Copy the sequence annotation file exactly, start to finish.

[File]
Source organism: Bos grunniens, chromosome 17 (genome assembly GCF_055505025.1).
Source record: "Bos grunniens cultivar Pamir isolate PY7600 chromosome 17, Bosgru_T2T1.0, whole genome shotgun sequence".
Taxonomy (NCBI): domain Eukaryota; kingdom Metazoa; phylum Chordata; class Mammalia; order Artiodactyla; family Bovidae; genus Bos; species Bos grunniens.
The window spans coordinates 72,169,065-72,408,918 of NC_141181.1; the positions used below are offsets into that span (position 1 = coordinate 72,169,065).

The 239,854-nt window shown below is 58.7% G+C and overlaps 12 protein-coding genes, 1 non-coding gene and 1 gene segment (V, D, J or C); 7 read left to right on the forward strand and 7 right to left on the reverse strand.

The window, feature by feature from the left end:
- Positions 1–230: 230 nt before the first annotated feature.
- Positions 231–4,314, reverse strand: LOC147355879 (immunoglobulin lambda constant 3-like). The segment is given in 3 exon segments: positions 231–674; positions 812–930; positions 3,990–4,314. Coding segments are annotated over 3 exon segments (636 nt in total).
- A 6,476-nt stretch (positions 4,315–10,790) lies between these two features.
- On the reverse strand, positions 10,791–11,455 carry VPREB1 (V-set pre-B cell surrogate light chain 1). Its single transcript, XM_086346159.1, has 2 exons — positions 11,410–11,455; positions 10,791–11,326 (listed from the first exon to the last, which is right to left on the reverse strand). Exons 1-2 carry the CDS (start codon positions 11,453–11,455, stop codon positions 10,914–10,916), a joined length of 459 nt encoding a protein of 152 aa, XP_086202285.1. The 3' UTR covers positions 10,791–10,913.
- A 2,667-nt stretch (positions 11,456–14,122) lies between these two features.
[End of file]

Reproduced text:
Source organism: Bos grunniens, chromosome 17 (genome assembly GCF_055505025.1).
Source record: "Bos grunniens cultivar Pamir isolate PY7600 chromosome 17, Bosgru_T2T1.0, whole genome shotgun sequence".
Taxonomy (NCBI): domain Eukaryota; kingdom Metazoa; phylum Chordata; class Mammalia; order Artiodactyla; family Bovidae; genus Bos; species Bos grunniens.
The window spans coordinates 72,169,065-72,408,918 of NC_141181.1; the positions used below are offsets into that span (position 1 = coordinate 72,169,065).

The 239,854-nt window shown below is 58.7% G+C and overlaps 12 protein-coding genes, 1 non-coding gene and 1 gene segment (V, D, J or C); 7 read left to right on the forward strand and 7 right to left on the reverse strand.

The window, feature by feature from the left end:
- Positions 1–230: 230 nt before the first annotated feature.
- Positions 231–4,314, reverse strand: LOC147355879 (immunoglobulin lambda constant 3-like). The segment is given in 3 exon segments: positions 231–674; positions 812–930; positions 3,990–4,314. Coding segments are annotated over 3 exon segments (636 nt in total).
- A 6,476-nt stretch (positions 4,315–10,790) lies between these two features.
- On the reverse strand, positions 10,791–11,455 carry VPREB1 (V-set pre-B cell surrogate light chain 1). Its single transcript, XM_086346159.1, has 2 exons — positions 11,410–11,455; positions 10,791–11,326 (listed from the first exon to the last, which is right to left on the reverse strand). Exons 1-2 carry the CDS (start codon positions 11,453–11,455, stop codon positions 10,914–10,916), a joined length of 459 nt encoding a protein of 152 aa, XP_086202285.1. The 3' UTR covers positions 10,791–10,913.
- A 2,667-nt stretch (positions 11,456–14,122) lies between these two features.